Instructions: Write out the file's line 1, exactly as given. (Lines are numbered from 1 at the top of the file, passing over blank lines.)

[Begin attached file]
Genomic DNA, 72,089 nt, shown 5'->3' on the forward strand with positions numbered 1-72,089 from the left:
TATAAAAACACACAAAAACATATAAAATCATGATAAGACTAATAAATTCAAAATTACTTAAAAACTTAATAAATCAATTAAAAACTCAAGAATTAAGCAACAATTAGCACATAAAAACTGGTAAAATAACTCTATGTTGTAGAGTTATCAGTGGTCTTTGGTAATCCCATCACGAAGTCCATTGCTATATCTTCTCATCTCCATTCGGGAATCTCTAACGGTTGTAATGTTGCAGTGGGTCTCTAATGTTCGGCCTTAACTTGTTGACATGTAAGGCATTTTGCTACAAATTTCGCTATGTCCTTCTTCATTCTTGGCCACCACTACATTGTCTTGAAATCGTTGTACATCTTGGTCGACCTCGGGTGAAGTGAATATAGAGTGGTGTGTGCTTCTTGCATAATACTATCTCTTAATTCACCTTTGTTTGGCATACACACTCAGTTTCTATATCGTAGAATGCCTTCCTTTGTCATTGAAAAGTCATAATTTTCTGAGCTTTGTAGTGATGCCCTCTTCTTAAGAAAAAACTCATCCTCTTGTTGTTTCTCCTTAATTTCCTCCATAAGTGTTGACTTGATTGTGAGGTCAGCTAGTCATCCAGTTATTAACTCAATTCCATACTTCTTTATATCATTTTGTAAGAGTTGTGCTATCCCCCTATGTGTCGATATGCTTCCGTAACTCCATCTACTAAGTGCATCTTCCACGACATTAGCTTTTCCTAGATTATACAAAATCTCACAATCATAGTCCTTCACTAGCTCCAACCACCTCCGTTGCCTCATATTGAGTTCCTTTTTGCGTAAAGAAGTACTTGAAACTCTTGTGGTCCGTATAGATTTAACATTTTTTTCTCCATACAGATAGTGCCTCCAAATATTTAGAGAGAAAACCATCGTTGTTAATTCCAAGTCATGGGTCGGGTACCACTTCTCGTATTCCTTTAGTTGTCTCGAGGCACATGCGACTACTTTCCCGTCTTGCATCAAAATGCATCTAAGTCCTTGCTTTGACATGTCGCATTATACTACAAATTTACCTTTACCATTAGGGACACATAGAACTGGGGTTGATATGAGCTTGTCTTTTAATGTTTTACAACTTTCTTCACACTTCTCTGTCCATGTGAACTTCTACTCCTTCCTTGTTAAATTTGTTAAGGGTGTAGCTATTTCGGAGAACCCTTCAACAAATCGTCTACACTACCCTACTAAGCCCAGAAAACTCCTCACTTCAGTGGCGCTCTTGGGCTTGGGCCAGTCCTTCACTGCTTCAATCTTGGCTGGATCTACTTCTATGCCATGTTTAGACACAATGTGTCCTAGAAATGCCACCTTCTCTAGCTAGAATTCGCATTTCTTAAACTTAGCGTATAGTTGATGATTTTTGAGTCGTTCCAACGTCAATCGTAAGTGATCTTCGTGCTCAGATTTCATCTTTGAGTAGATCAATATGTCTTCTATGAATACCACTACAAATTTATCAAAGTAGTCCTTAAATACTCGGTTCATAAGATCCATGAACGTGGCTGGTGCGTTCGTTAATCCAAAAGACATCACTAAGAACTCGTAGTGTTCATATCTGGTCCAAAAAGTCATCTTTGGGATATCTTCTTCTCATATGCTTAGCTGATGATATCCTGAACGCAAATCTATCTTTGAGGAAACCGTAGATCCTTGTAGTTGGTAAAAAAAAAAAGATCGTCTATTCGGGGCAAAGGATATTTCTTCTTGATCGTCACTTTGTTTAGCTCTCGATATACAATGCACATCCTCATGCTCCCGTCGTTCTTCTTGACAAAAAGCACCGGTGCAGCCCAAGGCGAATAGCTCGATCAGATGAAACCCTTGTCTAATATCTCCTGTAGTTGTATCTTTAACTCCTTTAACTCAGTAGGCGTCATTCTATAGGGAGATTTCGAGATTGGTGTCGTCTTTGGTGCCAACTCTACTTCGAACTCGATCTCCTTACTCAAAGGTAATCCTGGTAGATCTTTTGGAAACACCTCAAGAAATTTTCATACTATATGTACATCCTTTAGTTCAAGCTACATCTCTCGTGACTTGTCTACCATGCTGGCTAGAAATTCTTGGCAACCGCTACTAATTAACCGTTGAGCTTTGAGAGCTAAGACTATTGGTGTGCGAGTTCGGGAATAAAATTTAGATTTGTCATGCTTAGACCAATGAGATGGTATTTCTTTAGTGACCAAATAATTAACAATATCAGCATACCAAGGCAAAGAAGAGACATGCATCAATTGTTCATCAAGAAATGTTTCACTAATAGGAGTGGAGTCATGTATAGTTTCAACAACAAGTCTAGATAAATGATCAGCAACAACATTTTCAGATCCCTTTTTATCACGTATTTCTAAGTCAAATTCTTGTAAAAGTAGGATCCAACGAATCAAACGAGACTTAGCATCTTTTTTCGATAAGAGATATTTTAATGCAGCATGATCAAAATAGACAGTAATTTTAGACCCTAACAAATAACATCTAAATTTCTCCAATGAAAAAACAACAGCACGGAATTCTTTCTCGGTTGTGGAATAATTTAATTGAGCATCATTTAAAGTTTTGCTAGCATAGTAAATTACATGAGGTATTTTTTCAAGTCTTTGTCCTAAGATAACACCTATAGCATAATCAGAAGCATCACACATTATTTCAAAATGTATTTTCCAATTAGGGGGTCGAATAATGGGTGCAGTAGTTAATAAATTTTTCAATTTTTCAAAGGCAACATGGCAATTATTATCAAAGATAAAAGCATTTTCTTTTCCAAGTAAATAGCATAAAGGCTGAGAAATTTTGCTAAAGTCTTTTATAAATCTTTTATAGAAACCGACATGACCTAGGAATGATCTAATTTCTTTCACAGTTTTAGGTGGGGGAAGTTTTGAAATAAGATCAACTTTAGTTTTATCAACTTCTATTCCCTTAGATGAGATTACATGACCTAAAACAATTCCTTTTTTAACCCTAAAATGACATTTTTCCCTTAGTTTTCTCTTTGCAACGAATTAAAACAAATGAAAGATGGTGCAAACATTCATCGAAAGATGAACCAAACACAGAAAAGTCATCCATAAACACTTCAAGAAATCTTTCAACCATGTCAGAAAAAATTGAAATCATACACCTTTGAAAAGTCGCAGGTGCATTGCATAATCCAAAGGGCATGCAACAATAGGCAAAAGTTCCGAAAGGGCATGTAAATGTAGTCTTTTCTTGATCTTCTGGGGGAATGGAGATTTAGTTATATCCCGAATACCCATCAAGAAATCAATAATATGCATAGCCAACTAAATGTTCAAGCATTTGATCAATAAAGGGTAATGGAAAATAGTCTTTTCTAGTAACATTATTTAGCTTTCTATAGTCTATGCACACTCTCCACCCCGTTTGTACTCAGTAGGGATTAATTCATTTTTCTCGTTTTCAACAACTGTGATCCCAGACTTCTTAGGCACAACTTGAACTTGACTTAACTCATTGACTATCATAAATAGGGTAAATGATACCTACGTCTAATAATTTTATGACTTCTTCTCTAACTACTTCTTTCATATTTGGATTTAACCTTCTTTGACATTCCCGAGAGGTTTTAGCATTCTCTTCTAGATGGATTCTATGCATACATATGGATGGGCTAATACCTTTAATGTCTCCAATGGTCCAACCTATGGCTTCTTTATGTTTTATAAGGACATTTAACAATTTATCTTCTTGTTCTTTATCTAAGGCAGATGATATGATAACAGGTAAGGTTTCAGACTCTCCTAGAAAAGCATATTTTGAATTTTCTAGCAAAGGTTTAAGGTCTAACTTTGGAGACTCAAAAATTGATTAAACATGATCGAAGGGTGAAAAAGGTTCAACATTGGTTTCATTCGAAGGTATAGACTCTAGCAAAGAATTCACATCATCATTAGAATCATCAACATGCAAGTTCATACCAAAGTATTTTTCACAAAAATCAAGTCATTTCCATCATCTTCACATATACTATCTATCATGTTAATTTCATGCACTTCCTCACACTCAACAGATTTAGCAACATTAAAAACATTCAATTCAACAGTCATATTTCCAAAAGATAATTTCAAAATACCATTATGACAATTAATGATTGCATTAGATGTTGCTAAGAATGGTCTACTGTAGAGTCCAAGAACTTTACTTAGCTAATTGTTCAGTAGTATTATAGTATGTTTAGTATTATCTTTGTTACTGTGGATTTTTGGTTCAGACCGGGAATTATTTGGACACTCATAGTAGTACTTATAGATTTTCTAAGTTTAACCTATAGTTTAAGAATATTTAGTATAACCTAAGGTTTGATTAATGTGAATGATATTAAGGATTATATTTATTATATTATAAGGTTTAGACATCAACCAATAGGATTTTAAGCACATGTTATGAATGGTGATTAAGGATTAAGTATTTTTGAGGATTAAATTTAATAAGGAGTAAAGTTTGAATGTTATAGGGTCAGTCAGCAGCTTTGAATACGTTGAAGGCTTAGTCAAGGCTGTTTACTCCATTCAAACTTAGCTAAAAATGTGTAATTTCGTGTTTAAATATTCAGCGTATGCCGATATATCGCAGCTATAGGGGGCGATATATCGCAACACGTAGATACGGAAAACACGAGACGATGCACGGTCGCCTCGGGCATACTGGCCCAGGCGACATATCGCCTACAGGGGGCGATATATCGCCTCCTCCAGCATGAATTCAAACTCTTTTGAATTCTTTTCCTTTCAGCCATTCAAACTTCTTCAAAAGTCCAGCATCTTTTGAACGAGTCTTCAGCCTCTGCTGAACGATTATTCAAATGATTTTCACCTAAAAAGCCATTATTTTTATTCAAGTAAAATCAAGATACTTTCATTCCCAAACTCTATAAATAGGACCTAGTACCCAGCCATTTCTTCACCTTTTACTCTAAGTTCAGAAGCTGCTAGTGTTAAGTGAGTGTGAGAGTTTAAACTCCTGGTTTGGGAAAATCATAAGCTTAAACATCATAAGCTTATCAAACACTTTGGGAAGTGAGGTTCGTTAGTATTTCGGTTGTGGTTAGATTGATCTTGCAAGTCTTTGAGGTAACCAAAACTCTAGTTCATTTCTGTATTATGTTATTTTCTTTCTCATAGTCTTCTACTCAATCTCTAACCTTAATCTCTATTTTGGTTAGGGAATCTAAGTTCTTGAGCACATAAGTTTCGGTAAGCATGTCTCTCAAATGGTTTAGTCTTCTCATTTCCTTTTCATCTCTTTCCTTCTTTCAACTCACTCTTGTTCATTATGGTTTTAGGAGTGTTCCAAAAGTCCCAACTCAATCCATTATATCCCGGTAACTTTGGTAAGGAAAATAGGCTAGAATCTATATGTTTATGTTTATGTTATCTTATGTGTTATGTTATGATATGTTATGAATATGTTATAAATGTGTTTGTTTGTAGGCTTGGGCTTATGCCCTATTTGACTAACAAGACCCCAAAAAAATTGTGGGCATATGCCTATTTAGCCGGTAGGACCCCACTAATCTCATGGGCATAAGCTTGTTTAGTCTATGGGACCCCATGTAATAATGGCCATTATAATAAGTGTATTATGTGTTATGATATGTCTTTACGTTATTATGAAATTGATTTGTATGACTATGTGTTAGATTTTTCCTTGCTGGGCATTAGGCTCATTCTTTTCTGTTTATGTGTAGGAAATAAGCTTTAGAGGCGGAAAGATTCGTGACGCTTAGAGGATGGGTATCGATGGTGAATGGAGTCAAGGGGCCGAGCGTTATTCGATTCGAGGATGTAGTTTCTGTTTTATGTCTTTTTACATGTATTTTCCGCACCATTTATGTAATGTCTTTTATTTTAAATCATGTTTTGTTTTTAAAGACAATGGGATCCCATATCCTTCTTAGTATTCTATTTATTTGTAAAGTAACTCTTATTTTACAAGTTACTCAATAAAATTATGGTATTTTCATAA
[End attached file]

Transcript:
Genomic DNA, 72,089 nt, shown 5'->3' on the forward strand with positions numbered 1-72,089 from the left: